My Favorite Bit of Information From The Week:
|The Best Article on Psychedelics!:|
|I am really excited to share this article from Fortune Magazine this week! It is the best article I have read on psychedelics and their ability to help with mental illness in our community. If you have wanted to know the benefits and the research that is backing up the psychedelic craze in our community, if you want to know where the stigma stems from, if you want to know an affordable way that folks can start getting mental health care, if you want to know how to support the research or have links to more research: THIS. IS. THE. ARTICLE.|
|Past Post on Psychedelics: If you are more of an auditory learner, you can access my past post on psychedelics and the panel discussion on the topic lead by Tim Ferriss.|
I am a firm supporter of psychedelics as a means of treating mental illness based on my own experience. When I did Ayahuasca (a tea traditionally made from two plants combined. Banisteriopsis caapi, a vine containing monoamine oxidase inhibitors (MAOIs), and the leaves of Psychotria Viridis or other plant containing N,N-dimethyltryptamine (DMT), and often several other admixture plants. The drink allows DMT to be released in the brain and causes healing of neural pathways.)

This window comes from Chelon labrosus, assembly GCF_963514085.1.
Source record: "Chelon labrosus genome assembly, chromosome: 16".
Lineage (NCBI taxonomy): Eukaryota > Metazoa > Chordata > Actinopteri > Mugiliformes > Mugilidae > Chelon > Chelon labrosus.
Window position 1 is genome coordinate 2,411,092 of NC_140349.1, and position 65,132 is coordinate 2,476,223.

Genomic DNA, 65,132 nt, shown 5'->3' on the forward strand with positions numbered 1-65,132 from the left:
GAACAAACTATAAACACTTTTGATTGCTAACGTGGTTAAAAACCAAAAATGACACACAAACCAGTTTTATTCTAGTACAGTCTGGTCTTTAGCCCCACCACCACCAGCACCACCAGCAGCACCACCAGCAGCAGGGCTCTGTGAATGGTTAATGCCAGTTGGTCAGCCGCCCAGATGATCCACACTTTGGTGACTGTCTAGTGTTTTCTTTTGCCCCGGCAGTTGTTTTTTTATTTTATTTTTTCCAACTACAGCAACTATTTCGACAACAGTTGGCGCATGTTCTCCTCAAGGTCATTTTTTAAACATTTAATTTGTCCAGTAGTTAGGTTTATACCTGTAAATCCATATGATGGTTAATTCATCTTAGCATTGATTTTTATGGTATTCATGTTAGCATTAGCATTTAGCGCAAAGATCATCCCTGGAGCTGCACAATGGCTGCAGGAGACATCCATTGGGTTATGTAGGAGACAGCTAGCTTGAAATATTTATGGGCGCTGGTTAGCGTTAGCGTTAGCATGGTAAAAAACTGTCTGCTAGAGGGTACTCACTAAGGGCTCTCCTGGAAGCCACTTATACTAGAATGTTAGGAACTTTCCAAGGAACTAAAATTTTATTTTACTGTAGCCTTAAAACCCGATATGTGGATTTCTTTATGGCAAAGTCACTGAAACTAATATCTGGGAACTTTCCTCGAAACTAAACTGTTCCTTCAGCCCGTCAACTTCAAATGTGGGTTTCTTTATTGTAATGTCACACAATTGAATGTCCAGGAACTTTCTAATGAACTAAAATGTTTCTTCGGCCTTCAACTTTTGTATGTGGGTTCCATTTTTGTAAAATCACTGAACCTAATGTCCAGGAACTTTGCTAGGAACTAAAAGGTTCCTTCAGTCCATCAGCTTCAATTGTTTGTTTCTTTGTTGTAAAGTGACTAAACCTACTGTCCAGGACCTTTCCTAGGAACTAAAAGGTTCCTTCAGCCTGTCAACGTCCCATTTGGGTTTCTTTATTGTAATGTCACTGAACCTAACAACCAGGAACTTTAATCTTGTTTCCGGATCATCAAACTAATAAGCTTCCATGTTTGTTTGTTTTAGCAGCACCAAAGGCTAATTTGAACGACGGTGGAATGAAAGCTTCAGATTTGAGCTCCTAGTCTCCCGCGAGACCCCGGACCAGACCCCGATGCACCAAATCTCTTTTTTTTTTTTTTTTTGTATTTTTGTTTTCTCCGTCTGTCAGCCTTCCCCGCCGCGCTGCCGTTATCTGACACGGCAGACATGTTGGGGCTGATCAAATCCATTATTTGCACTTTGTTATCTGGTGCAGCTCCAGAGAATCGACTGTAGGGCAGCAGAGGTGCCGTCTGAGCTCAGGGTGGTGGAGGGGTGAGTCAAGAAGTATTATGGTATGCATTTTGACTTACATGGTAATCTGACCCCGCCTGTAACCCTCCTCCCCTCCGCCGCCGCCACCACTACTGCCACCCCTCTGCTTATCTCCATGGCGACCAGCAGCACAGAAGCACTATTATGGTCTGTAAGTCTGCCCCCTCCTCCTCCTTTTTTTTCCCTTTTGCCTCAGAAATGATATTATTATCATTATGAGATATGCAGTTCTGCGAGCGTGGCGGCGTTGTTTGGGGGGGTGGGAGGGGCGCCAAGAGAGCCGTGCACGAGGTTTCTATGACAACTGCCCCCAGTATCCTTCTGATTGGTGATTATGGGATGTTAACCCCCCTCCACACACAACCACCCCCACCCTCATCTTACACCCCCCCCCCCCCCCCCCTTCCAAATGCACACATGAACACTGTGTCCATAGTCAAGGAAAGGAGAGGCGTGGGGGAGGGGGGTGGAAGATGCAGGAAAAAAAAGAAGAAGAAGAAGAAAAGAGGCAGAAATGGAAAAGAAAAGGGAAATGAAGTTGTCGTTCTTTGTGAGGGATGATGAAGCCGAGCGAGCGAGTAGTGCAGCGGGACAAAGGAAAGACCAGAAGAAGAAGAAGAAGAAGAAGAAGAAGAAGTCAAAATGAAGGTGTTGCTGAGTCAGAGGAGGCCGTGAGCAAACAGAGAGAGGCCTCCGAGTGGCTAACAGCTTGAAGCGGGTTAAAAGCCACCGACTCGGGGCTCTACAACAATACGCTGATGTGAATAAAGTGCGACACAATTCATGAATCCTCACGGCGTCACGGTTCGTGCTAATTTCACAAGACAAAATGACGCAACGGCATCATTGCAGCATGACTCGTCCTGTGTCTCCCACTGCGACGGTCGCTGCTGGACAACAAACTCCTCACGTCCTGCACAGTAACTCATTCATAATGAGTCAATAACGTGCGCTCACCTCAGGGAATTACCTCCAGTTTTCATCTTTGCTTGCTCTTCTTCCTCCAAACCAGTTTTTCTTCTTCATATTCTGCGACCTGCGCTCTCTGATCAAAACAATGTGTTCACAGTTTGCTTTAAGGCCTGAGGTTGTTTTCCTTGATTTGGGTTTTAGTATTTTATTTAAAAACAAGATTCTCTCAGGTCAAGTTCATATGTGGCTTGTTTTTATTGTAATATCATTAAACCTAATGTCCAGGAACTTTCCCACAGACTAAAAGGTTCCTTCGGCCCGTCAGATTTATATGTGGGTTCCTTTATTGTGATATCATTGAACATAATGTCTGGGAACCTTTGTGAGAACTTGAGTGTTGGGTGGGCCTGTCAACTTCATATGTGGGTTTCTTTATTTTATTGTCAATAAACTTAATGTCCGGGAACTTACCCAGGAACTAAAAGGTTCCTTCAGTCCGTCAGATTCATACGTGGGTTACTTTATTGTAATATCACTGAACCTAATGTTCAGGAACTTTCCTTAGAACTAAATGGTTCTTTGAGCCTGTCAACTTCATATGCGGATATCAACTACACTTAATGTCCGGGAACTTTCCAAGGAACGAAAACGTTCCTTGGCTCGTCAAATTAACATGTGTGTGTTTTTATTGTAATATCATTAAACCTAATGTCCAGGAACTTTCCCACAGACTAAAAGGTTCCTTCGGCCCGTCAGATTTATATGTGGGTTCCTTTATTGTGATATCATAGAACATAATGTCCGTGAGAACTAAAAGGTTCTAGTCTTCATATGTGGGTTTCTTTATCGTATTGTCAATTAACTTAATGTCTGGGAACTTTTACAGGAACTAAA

When experiencing Ayahuasca I watched myself die multiple times and watched my partner die (experiences that are common for folks who do psychedelics, and even the writer of the article shares a similar experience). I saw myself being eaten by worms and I saw my bones in the earth. And I saw my partner go through the same process. This may sound extremely macabre or depressing out of context, but it was actually quite peaceful and safe. The experience allowed me to reexamine my feelings and fears about death, and I’m able to walk through life with less weight as a result.
If the theory I shared in last week’s post, about death being the root of all our existential angst and aspects of mental illness, then I am living proof that psychedelic drugs can bring about healing. After I experienced three ceremonies of Ayahuasca I felt no depression or anxiety for 6 months, and when I did encounter these experiences again they were very different and more approachable. I do not think ceremonies or psychedelic experiences are to be taken lightly or approached without reverence and wisdom. However, I think they are the brightest light for the future of mental illness treatment we have right now.
I hope you read and enjoy the article as much as I did. If you want to get together and chat about it, or if you wish to email about it please reach out. This topic has a special stigma (or mark of shame) surrounding it within the already large stigma on mental illness.
Update On My Show:
If you didn’t get a chance last week, take a moment to read the review that was written about One Woman Hamlet in the Columbia Chronicle by Opinions Editor Margaret Smith.
In the works of putting together the next set of shows! Hopefully more news to come soon!